Dubai: Offering a rare insight into the early 20th century Uzbekistan, a photo exhibition in Dubai offers glimpses into life in the Central Asian nation when it was still untouched by modernity.
The exhibition displays the works of legendary photojournalist Max Penson (1893-1959), who so vividly captured the life in the many cities and countryside of Central Asia when the region was still not part of the Soviet Union and was just waking up to the realities of a post World War I world.
A collection procured from the Belarusian photographer’s 84-year-old daughter, who is still based in Uzbekistan, the exhibition is being held at Andakulova Gallery at Dubai International Financial Centre.
The Middle East’s only gallery for Central Asian art, Andakulova Gallery is a platform for contemporary art from Central Asia with its current focus on Uzbekistan.
Founded in 2012 by an art dealer from Samarkand, Natalya Andakulova, the gallery’s goal is to cultivate the dialogue between Central Asia and the Middle East by positioning the art of Central Asia into the artistic hub of UAE.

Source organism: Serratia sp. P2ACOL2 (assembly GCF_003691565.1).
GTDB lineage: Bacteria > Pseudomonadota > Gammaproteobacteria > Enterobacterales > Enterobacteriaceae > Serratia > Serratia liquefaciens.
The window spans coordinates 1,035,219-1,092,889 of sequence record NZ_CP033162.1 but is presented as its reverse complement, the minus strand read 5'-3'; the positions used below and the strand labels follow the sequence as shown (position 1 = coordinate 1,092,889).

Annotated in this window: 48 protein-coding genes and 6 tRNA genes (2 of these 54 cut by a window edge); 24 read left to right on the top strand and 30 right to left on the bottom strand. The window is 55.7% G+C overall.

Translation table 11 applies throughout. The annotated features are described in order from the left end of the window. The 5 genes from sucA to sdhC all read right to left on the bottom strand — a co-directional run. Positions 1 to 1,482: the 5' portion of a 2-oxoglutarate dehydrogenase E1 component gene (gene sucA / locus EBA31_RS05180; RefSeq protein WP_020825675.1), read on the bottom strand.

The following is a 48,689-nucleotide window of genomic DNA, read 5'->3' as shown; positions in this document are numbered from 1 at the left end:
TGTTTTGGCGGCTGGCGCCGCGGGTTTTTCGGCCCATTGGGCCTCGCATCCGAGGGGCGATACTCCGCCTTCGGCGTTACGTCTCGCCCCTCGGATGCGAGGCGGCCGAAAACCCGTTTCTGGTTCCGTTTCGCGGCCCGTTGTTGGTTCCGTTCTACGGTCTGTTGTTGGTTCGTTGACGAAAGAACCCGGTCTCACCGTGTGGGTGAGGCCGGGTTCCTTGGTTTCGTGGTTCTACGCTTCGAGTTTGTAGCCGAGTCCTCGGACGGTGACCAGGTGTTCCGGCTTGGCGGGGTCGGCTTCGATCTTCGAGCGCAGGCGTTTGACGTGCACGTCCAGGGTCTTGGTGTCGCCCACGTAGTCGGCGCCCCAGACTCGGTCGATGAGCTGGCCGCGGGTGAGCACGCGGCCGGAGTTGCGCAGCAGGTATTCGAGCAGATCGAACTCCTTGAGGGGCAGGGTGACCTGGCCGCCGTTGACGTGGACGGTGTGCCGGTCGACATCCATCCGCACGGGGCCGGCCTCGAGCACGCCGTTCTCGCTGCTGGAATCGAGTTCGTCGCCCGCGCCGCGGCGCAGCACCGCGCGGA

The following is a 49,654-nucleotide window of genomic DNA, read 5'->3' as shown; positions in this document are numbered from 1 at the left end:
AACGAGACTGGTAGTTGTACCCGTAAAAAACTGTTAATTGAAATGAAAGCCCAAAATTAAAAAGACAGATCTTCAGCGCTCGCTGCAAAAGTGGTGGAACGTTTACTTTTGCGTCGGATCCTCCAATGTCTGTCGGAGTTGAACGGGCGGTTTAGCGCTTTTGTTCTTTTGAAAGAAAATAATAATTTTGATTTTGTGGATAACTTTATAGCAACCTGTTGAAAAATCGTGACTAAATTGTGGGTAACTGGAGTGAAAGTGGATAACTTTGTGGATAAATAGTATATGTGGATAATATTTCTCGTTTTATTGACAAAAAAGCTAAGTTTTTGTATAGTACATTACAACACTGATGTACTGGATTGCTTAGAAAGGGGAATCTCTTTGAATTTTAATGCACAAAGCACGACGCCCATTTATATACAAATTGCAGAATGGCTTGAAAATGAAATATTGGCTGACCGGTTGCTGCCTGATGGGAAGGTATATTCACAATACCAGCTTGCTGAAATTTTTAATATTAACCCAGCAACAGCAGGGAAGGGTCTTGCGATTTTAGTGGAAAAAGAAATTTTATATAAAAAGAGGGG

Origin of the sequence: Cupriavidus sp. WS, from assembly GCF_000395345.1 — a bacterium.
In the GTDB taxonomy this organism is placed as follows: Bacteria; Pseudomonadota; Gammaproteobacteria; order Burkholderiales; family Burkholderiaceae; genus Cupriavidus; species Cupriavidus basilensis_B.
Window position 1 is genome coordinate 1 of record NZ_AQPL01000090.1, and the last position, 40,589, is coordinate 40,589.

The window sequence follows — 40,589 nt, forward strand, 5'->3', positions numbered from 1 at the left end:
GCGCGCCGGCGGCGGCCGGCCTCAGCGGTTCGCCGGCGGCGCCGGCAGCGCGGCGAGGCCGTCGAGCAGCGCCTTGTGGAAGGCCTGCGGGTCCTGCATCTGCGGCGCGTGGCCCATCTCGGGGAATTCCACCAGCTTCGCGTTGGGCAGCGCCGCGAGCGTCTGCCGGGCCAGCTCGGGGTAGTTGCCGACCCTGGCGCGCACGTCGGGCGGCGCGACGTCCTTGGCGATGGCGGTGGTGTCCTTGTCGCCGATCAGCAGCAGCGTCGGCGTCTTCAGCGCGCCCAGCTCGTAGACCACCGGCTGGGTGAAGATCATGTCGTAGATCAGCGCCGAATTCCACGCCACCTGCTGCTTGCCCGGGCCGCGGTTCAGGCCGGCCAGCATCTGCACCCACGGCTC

Speaking to Gulf News following the inauguration of the exhibition on Wednesday evening, Andakulova said that Penson’s photographs document the economic transformation of Uzbekistan, his adopted home, from a highly traditional feudal society into a modern republic between 1920 and 1940.
“The pictures provide unrivalled insights into a time when the country was loosening its centuries-old traditions and was being confronted by new political and social systems,” said Andakulova. Max Penson was born in Belarus, graduated from the art school of Vilnius and later moved to Kokand, a city in the Fergana region of eastern Uzbekistan.
After the 1917 Bolshevik Revolution (the 100th anniversary of which falls this year), he founded an art school in Kokand and trained 350 Uzbek children studying there.
In 1921, at the age of 28, his life changed dramatically when he won a camera as a result of his teaching abilities and then began a new journey.
He was on the road with his camera, depicting the upheaval of an ancient culture in fascinating photo reportage, following the rule of “one roll a day”.
Relocating to the Uzbek capital of Tashkent from 1926 through to 1949, he worked for the largest newspaper in Central Asia, the Pravda Vostoka (Truth of the East).
By 1940, he had captured over 30,000 photographs and his images were widely circulated by the news agency TASS.
Some of the images on display at the exhibition showcase his wide repertoire, ranging from intimate to monumental; education of women and children; construction of large-scale projects such as the Great Fergana Canal; artists at work creating traditional artwork etc.
His photograph titled ‘Uzbek Madonna’ won the Grand Prize at the 1937 Universal Exhibition in Paris.
The exhibition will be open till December 6.